Who are we now, in the era of the internet? Former Americanmen artist Sevendeaths looks to answer this on his new album of hi-def power ambient for Luckyme.
Edinburgh-based musician Steven Shade expands on the VST-centric grandiosity of his 2013 debut Sevendeaths set ‘Concreté Misery’ with this rather enveloping new album for the Luckyme crew.
A certain cinematic quality has always been evident in the Sevendeaths sound, but he really ups the ante on ‘Remote Sympathy,’ the ten tracks benefitting from the inclusion of natural sound sources via spectral resynthesis and sampling techniques and contributions from Rafe Fitzpatrick and Iban Perez.
Fans of Jóhann Jóhannsson and the recent output on Subtext should pay attention as Sevendeaths really captures a stunning snapshot of expertly crafted drone and power ambient geared as “both a celebration of life and human strength and an acceptance of the frailty of the human spirit.”
The conceptual nature of the album doesn’t weigh too heavily on the music however, this is no forlorn exercise in noise brutality; rather the moments of darkness act as brief interludes to Shade’s undoubted capacity to sculpt and orchestrate synthesis of shimmering incandescence.
Incredible, previously unreleased early 1980's Algerian synth electronic by Ahmed Malek, compiled by Flako.
Remarkable discovery of late ‘70s/early ’80s avant ambient electronics from Arabic North Africa; originally conceived as demos or private studies by Ahmed Malek (1931-2008) - “Algeria’s answer to Ennio Morricone” - and now faithfully edited and buffed up for release by Flako. Imagine Dariush Dolat-Shahi turned into jazzy concrète mosaics by NWW and you’ve almost got a grasp of this record’s slippery wonder.
The Electronic Tapes follows Habibi Funk’s prized vinyl reissue of Malek’s Musique Originale De Films  with an unprecedented peek inside the boxes of Malek’s master tapes that were recently discovered by his family in Algiers during the soundtrack reissue process. As the tapes were effectively unfinished demos and the artist isn’t around to consult anymore, electronic producer Flako has capably stepped in to polish them off, adding only subtle flourishes of era-compatible Roland SH-2000 and Korg MS20 to sympathetically bring Malek’s electro-acoustic tapestries to life, and in a way that we can only imagine he would be pleased with.
Ostensibly sounding like some home-made new age excursion from late ‘70s Europe or North America, it’s the recurring presence of authentically Arabic scales and percussive patterns which identify this set beyond some obscure cosmic library LP from Italy or France, and closer to the rare experiments with jazz and electronics - such as Dariush Dolat-Shahi, Salah Ragab, or Ilhan Mimaroglu - from Arabic North Africa and the Middle East that we’re familiar with.
But even still, Flako’s post-processed results form a strange anachronism unto itself, skilfully weaving his improvisations on the original material in an innovative and subtle way that makes it tricky, and perhaps pointless, to distinguish between the dates of recording or who did what. Maybe it’s best left to Flako to sum the project up as: “ It’s Ahmed’s music… If anything, I feel like a member of his band, you know? I’m a part of this. That’s roughly how I see it.”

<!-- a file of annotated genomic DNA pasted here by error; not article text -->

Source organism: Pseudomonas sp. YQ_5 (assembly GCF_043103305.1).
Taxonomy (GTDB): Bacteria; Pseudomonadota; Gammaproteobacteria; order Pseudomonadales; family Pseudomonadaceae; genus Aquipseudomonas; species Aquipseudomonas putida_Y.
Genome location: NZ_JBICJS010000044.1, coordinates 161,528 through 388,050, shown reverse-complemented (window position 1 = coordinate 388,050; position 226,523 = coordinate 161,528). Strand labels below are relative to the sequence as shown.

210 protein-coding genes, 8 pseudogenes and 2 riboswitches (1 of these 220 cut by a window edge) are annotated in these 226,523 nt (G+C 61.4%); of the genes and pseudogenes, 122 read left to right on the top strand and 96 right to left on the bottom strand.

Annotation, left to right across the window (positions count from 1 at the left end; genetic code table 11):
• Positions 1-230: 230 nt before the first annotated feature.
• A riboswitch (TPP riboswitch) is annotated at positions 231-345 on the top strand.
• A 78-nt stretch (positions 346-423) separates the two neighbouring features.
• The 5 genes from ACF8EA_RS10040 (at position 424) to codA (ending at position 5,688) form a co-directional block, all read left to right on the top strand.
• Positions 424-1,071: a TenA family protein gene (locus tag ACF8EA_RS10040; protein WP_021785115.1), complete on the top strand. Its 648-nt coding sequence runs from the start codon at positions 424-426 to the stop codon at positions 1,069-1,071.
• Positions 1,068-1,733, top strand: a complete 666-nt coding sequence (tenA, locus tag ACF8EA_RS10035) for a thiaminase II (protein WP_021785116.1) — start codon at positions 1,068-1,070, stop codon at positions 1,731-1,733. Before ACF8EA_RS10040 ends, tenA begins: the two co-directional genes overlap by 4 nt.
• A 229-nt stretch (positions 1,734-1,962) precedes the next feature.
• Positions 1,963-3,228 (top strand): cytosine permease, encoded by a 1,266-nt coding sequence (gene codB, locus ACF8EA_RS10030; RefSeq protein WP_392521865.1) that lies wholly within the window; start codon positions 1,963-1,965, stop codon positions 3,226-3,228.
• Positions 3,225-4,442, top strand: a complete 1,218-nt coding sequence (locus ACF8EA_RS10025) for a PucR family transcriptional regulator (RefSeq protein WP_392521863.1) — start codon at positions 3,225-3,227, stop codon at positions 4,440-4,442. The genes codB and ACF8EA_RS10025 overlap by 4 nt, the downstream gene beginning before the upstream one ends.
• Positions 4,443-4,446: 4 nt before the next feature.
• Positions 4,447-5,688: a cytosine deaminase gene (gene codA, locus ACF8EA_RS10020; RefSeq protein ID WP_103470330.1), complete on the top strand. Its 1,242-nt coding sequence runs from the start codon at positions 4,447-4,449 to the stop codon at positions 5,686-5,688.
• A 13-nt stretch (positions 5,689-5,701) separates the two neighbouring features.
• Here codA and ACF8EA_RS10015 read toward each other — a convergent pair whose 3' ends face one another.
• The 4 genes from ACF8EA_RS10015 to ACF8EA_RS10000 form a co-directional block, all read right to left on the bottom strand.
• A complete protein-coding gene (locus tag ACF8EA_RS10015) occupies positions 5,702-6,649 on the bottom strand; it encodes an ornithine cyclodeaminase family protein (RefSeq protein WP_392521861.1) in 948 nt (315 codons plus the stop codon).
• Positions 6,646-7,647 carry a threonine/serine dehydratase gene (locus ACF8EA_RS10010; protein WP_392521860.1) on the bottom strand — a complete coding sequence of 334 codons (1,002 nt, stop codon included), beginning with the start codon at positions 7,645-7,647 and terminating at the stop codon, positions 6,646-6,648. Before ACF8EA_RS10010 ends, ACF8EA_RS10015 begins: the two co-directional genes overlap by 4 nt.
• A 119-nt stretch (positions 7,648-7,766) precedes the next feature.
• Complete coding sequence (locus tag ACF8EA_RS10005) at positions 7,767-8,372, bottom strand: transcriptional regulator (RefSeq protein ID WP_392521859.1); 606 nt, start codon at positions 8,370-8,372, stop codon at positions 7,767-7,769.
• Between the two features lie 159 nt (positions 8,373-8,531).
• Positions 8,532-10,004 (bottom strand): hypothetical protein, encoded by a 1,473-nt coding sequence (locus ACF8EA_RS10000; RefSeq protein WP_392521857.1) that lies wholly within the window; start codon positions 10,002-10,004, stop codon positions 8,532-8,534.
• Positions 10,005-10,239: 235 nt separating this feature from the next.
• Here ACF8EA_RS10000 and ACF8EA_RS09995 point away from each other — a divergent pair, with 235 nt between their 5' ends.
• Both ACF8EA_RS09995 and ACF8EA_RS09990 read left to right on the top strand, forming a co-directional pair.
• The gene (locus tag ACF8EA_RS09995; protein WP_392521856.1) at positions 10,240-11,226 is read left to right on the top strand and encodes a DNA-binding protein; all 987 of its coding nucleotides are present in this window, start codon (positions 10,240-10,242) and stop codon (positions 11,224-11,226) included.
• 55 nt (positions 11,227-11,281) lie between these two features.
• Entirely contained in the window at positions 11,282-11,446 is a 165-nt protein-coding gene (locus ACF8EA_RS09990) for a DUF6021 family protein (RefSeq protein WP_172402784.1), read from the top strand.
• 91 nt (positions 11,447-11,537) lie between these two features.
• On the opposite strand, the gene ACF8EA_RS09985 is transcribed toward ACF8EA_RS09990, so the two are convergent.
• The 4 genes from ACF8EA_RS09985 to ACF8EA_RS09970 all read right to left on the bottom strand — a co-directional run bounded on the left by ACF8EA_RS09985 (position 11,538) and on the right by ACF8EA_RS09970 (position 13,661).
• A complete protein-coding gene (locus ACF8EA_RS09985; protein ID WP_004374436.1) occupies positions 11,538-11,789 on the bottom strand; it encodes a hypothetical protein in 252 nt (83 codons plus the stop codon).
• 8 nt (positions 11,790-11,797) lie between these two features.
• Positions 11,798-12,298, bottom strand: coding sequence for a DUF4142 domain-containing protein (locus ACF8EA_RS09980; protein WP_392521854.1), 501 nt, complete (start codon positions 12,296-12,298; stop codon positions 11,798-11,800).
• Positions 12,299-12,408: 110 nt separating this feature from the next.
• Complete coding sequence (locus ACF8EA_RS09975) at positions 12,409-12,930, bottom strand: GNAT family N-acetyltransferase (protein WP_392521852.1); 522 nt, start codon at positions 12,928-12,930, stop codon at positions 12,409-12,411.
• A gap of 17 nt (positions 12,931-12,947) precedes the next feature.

Stretched across space and time and fleshed out with imagination, the 17 tracks are just crammed with charmingly wild and kinetic ideas, setting out with a squinted synth vision recalling The Godfather theme sent into orbit, before constantly mutating thru cinematic strokes to insectoid jazz scuttle, romantic downbeats, haywire astral synth jabs and whirligig dances by the album’s close, with each allowing X amount of room for the original piece’s experimental nature and fractious arrangements.
Basically it’s not a straight-up reissue, nor is it an new recording; it’s something else and brilliant with it.
Tasty skanks from a new name, Butterfred, doing it for themselves on a natty white label pressing.
Calibrating Detroit, UK and Berlin styles to their own bendy balance, EP1 leans in with the laid-back eaze of Spread The Butter’s percolating dub chords and thick spread subs beside the industrial dancehall bug Dark Butter on top, then with a darker inversion of those vibes in the B-side’s squashed and gloomy stepper, Liquid Butter, and a buckled dancehall techno bumper named Butter Break.
A four track baroque masterpiece by Rian Murphy sharing vocals with his good friend Will Oldham.
Produced by Rian, with string arrangements by Jim O’Rouke and vocal harmonies by Archer Prewitt. Featuring a chorus of voices including BillCallahan, Laetitia Sadier, David Grubbs and Jim O’Rouke amongst many others.
A stunning return from the deepest dub tech noise aquanauts...
Seventeen (count ‘em!) years since their split side with Techno Animal, Andy Mellwig and Thomas Köner’s legendary Porter Ricks shores up on Tresor with three cuts of brand new material as immersive as any of their ‘90s dub techno classics.
Since that last release in 1999, Mellwig has busied himself with Experimental Audio Research alongside Kevin Martin, Pete Kember and Kevin Shields, whilst Köner has continued to pursue a dark ambient zeitgeist deep below the surface, before the two remerged for a sublime remix of Ryo Murakami in 2014.